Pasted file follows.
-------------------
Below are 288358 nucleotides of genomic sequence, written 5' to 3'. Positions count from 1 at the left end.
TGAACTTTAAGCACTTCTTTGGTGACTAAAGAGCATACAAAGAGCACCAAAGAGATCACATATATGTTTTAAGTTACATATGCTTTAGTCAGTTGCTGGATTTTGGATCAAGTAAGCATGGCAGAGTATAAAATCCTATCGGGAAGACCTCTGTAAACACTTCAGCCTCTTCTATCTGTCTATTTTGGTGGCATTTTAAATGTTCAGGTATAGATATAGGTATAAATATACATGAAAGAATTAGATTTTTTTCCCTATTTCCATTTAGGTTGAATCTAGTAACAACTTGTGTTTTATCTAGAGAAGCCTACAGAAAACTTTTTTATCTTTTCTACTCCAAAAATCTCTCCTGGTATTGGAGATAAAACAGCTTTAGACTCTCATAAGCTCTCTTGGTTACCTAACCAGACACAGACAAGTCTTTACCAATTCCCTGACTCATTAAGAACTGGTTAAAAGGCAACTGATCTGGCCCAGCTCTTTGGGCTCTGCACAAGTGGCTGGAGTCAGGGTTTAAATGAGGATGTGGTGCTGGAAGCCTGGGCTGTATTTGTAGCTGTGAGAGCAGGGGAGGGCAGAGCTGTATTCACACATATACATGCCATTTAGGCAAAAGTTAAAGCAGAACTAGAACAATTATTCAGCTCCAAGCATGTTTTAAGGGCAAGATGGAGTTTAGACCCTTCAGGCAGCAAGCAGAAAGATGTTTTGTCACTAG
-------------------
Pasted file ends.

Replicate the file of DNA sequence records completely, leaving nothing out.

Below are 288358 nucleotides of genomic sequence, written 5' to 3'. Positions count from 1 at the left end.
TGAACTTTAAGCACTTCTTTGGTGACTAAAGAGCATACAAAGAGCACCAAAGAGATCACATATATGTTTTAAGTTACATATGCTTTAGTCAGTTGCTGGATTTTGGATCAAGTAAGCATGGCAGAGTATAAAATCCTATCGGGAAGACCTCTGTAAACACTTCAGCCTCTTCTATCTGTCTATTTTGGTGGCATTTTAAATGTTCAGGTATAGATATAGGTATAAATATACATGAAAGAATTAGATTTTTTTCCCTATTTCCATTTAGGTTGAATCTAGTAACAACTTGTGTTTTATCTAGAGAAGCCTACAGAAAACTTTTTTATCTTTTCTACTCCAAAAATCTCTCCTGGTATTGGAGATAAAACAGCTTTAGACTCTCATAAGCTCTCTTGGTTACCTAACCAGACACAGACAAGTCTTTACCAATTCCCTGACTCATTAAGAACTGGTTAAAAGGCAACTGATCTGGCCCAGCTCTTTGGGCTCTGCACAAGTGGCTGGAGTCAGGGTTTAAATGAGGATGTGGTGCTGGAAGCCTGGGCTGTATTTGTAGCTGTGAGAGCAGGGGAGGGCAGAGCTGTATTCACACATATACATGCCATTTAGGCAAAAGTTAAAGCAGAACTAGAACAATTATTCAGCTCCAAGCATGTTTTAAGGGCAAGATGGAGTTTAGACCCTTCAGGCAGCAAGCAGAAAGATGTTTTGTCACTAG